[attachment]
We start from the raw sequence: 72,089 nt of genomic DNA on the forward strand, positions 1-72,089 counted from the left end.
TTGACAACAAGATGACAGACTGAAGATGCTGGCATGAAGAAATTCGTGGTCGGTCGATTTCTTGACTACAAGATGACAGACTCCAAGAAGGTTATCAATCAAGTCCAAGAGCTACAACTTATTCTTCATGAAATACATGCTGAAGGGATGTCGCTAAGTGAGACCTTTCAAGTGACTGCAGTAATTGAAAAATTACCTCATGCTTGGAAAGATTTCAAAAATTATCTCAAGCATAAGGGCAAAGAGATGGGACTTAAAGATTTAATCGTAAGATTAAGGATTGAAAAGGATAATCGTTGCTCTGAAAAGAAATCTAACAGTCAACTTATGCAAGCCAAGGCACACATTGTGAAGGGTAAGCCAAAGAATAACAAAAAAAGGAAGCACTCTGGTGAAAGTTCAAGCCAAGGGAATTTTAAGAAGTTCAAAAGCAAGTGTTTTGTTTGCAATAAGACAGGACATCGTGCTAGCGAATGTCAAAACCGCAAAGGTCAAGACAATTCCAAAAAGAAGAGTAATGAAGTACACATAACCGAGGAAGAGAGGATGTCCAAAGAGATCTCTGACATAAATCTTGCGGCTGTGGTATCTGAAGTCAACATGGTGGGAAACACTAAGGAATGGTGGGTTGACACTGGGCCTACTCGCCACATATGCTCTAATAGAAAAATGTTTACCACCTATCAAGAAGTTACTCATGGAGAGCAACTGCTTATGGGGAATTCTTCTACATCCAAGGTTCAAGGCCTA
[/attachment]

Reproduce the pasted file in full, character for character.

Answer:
We start from the raw sequence: 72,089 nt of genomic DNA on the forward strand, positions 1-72,089 counted from the left end.
TTGACAACAAGATGACAGACTGAAGATGCTGGCATGAAGAAATTCGTGGTCGGTCGATTTCTTGACTACAAGATGACAGACTCCAAGAAGGTTATCAATCAAGTCCAAGAGCTACAACTTATTCTTCATGAAATACATGCTGAAGGGATGTCGCTAAGTGAGACCTTTCAAGTGACTGCAGTAATTGAAAAATTACCTCATGCTTGGAAAGATTTCAAAAATTATCTCAAGCATAAGGGCAAAGAGATGGGACTTAAAGATTTAATCGTAAGATTAAGGATTGAAAAGGATAATCGTTGCTCTGAAAAGAAATCTAACAGTCAACTTATGCAAGCCAAGGCACACATTGTGAAGGGTAAGCCAAAGAATAACAAAAAAAGGAAGCACTCTGGTGAAAGTTCAAGCCAAGGGAATTTTAAGAAGTTCAAAAGCAAGTGTTTTGTTTGCAATAAGACAGGACATCGTGCTAGCGAATGTCAAAACCGCAAAGGTCAAGACAATTCCAAAAAGAAGAGTAATGAAGTACACATAACCGAGGAAGAGAGGATGTCCAAAGAGATCTCTGACATAAATCTTGCGGCTGTGGTATCTGAAGTCAACATGGTGGGAAACACTAAGGAATGGTGGGTTGACACTGGGCCTACTCGCCACATATGCTCTAATAGAAAAATGTTTACCACCTATCAAGAAGTTACTCATGGAGAGCAACTGCTTATGGGGAATTCTTCTACATCCAAGGTTCAAGGCCTA